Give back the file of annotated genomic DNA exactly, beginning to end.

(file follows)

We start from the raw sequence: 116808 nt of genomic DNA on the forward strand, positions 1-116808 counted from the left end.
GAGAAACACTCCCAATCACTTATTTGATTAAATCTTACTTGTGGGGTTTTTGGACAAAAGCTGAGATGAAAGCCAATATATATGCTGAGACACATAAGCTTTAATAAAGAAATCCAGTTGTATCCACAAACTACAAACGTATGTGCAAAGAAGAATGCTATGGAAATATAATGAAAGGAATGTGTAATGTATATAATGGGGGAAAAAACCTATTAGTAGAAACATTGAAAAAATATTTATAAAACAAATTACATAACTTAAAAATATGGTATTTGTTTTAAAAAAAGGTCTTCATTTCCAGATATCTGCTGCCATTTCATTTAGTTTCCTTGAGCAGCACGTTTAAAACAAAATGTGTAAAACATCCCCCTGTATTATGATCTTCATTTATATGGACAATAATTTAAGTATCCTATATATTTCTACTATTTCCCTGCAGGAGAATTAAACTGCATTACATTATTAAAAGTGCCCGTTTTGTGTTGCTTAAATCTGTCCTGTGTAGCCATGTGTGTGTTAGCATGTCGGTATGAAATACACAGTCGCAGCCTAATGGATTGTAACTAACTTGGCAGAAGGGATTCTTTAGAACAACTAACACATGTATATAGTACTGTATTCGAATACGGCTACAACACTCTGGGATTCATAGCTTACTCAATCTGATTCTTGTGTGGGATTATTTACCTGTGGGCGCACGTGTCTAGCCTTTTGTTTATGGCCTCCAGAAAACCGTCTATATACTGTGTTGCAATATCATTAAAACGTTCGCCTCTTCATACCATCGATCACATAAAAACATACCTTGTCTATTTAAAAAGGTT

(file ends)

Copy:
We start from the raw sequence: 116808 nt of genomic DNA on the forward strand, positions 1-116808 counted from the left end.
GAGAAACACTCCCAATCACTTATTTGATTAAATCTTACTTGTGGGGTTTTTGGACAAAAGCTGAGATGAAAGCCAATATATATGCTGAGACACATAAGCTTTAATAAAGAAATCCAGTTGTATCCACAAACTACAAACGTATGTGCAAAGAAGAATGCTATGGAAATATAATGAAAGGAATGTGTAATGTATATAATGGGGGAAAAAACCTATTAGTAGAAACATTGAAAAAATATTTATAAAACAAATTACATAACTTAAAAATATGGTATTTGTTTTAAAAAAAGGTCTTCATTTCCAGATATCTGCTGCCATTTCATTTAGTTTCCTTGAGCAGCACGTTTAAAACAAAATGTGTAAAACATCCCCCTGTATTATGATCTTCATTTATATGGACAATAATTTAAGTATCCTATATATTTCTACTATTTCCCTGCAGGAGAATTAAACTGCATTACATTATTAAAAGTGCCCGTTTTGTGTTGCTTAAATCTGTCCTGTGTAGCCATGTGTGTGTTAGCATGTCGGTATGAAATACACAGTCGCAGCCTAATGGATTGTAACTAACTTGGCAGAAGGGATTCTTTAGAACAACTAACACATGTATATAGTACTGTATTCGAATACGGCTACAACACTCTGGGATTCATAGCTTACTCAATCTGATTCTTGTGTGGGATTATTTACCTGTGGGCGCACGTGTCTAGCCTTTTGTTTATGGCCTCCAGAAAACCGTCTATATACTGTGTTGCAATATCATTAAAACGTTCGCCTCTTCATACCATCGATCACATAAAAACATACCTTGTCTATTTAAAAAGGTT